Canberra Datacentre (CDC) is on track by the end of this year to have invested between AU$350 million to AU$400 million over the last seven years in building collocation datacentres.
CDC currently operates three datacentres in Canberra across two campuses. The first campus is home to two 6 MW datacentres, while the second campus is home to the recently opened 18 MW datacentre. The datacentres have been designed to service customers who are predominately federal government agencies, and more recently managed services, cloud providers, and telcos.
Speaking at the Garter IT Infrastructure, Operations and Datacentre Summit, CDC CEO Greg Boorer said increasingly customers are realising the advantages of being part of a government certified datacentre ecosystem.
"Communications Minister Malcolm Turnbull talks about connected government and single sign-on, and that would be far easier if the backend infrastructure is collocated, which means it's more secure, the performance is better, and the opportunities to interconnect and share data across agencies is enhanced significantly," he said.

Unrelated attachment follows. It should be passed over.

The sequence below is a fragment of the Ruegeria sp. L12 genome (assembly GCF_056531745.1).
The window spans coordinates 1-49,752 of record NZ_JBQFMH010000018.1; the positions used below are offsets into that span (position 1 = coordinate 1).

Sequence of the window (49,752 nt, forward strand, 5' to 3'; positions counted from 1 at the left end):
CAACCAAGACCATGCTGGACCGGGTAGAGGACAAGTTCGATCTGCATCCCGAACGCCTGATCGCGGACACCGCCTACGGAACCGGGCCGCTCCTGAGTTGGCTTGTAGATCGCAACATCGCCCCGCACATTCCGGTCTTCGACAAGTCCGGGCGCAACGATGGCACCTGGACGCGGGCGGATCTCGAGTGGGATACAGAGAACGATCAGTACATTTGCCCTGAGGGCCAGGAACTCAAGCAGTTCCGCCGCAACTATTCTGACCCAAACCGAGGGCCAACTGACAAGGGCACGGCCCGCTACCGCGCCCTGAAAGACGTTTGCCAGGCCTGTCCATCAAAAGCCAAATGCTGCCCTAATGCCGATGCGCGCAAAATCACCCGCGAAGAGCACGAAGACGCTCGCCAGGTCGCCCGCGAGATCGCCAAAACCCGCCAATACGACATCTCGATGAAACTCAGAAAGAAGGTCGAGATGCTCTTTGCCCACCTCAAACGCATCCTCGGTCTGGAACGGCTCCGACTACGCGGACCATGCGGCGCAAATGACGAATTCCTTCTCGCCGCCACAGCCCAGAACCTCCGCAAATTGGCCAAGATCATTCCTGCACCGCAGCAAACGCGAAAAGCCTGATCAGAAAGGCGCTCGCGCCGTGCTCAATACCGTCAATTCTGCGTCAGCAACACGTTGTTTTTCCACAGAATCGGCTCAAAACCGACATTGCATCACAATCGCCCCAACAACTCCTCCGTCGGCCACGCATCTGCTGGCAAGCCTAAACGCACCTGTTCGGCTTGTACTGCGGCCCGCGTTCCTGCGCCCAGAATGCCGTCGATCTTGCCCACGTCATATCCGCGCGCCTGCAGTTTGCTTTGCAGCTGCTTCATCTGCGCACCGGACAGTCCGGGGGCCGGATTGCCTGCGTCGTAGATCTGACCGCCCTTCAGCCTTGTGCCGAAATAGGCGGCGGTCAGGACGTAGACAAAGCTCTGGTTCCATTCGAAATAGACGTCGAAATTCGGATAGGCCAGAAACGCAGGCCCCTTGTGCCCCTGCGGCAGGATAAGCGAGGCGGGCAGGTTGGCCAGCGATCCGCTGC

Boorer also announced that later this year, the company plans to open another datacentre to "marry up the capacity" between its campuses, so both campuses will have a capacity of 18 MW each to accommodate for the growth the company is expecting.
"We've brought in strategic investments to help us build ahead of the demand curve," he said.
Boorer said since CDC was first established in 2008, the way customers are acquired has changed over the years, and he believes that it is reflective of the way datacentres have evolved.
"We used to respond to tender, we'd win one agency, and we'd celebrate. Everyone did everything separately at the start. But since all agencies moved to shared facilities, they've realised it was a great opportunity," he said.
"While we're still signing agencies, agencies are moving into our datacentre to be closer to other agencies...because they're seeing more value in being inside the CDC ecosystem than outside."
A similar perspective was shared by Andrew Kirker, Schneider Electric general manager, who said the datacentre has moved from being known as a hardware protection environment to a data protection environment where it's flexible and faster to deploy.